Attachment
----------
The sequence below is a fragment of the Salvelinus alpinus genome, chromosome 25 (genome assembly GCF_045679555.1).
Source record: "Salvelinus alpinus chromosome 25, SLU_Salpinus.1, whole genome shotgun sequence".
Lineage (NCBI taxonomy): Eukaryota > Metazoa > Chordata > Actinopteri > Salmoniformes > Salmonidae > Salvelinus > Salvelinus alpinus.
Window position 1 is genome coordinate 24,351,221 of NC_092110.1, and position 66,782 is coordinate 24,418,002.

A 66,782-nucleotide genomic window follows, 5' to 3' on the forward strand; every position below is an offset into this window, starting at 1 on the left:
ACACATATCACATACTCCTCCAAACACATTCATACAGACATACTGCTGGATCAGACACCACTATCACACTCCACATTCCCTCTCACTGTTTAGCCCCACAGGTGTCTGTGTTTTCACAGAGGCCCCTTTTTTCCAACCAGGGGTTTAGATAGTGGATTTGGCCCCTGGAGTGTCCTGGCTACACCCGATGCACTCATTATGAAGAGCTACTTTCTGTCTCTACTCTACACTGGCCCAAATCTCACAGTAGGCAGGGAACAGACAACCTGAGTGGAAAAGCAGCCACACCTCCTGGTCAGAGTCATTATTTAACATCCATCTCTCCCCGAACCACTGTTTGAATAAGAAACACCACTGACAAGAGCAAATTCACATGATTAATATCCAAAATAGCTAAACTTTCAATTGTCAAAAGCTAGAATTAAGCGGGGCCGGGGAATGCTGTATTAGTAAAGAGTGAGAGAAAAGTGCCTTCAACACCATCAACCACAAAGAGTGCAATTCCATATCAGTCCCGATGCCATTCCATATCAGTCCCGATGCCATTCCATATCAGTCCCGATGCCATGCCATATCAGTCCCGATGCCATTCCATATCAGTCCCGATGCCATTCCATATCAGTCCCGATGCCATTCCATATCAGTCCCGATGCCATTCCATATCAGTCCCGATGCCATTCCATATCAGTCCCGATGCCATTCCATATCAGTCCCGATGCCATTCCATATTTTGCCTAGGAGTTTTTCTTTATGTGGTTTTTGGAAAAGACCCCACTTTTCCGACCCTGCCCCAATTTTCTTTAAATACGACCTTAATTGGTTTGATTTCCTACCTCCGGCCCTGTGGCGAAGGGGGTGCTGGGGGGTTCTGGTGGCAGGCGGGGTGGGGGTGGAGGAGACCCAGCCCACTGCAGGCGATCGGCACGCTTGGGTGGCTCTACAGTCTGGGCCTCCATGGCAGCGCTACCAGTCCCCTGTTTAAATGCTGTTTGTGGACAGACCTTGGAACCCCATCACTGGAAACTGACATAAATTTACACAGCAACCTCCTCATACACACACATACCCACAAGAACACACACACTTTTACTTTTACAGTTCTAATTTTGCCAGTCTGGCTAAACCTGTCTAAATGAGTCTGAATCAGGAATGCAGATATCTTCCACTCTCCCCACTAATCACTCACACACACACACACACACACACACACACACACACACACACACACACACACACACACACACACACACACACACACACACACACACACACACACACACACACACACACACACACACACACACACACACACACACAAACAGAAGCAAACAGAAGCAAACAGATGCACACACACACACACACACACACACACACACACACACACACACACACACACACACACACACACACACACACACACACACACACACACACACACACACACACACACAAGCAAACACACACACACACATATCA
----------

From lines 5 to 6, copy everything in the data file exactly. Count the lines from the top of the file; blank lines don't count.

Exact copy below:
A 66,782-nucleotide genomic window follows, 5' to 3' on the forward strand; every position below is an offset into this window, starting at 1 on the left:
ACACATATCACATACTCCTCCAAACACATTCATACAGACATACTGCTGGATCAGACACCACTATCACACTCCACATTCCCTCTCACTGTTTAGCCCCACAGGTGTCTGTGTTTTCACAGAGGCCCCTTTTTTCCAACCAGGGGTTTAGATAGTGGATTTGGCCCCTGGAGTGTCCTGGCTACACCCGATGCACTCATTATGAAGAGCTACTTTCTGTCTCTACTCTACACTGGCCCAAATCTCACAGTAGGCAGGGAACAGACAACCTGAGTGGAAAAGCAGCCACACCTCCTGGTCAGAGTCATTATTTAACATCCATCTCTCCCCGAACCACTGTTTGAATAAGAAACACCACTGACAAGAGCAAATTCACATGATTAATATCCAAAATAGCTAAACTTTCAATTGTCAAAAGCTAGAATTAAGCGGGGCCGGGGAATGCTGTATTAGTAAAGAGTGAGAGAAAAGTGCCTTCAACACCATCAACCACAAAGAGTGCAATTCCATATCAGTCCCGATGCCATTCCATATCAGTCCCGATGCCATTCCATATCAGTCCCGATGCCATGCCATATCAGTCCCGATGCCATTCCATATCAGTCCCGATGCCATTCCATATCAGTCCCGATGCCATTCCATATCAGTCCCGATGCCATTCCATATCAGTCCCGATGCCATTCCATATCAGTCCCGATGCCATTCCATATCAGTCCCGATGCCATTCCATATTTTGCCTAGGAGTTTTTCTTTATGTGGTTTTTGGAAAAGACCCCACTTTTCCGACCCTGCCCCAATTTTCTTTAAATACGACCTTAATTGGTTTGATTTCCTACCTCCGGCCCTGTGGCGAAGGGGGTGCTGGGGGGTTCTGGTGGCAGGCGGGGTGGGGGTGGAGGAGACCCAGCCCACTGCAGGCGATCGGCACGCTTGGGTGGCTCTACAGTCTGGGCCTCCATGGCAGCGCTACCAGTCCCCTGTTTAAATGCTGTTTGTGGACAGACCTTGGAACCCCATCACTGGAAACTGACATAAATTTACACAGCAACCTCCTCATACACACACATACCCACAAGAACACACACACTTTTACTTTTACAGTTCTAATTTTGCCAGTCTGGCTAAACCTGTCTAAATGAGTCTGAATCAGGAATGCAGATATCTTCCACTCTCCCCACTAATCACTCACACACACACACACACACACACACACACACACACACACACACACACACACACACACACACACACACACACACACACACACACACACACACACACACACACACACACACACACACACACACACACACACACACAAACAGAAGCAAACAGAAGCAAACAGATGCACACACACACACACACACACACACACACACACACACACACACACACACACACACACACACACACACACACACACACACACACACACACACACACACACACACACAAGCAAACACACACACACACATATCA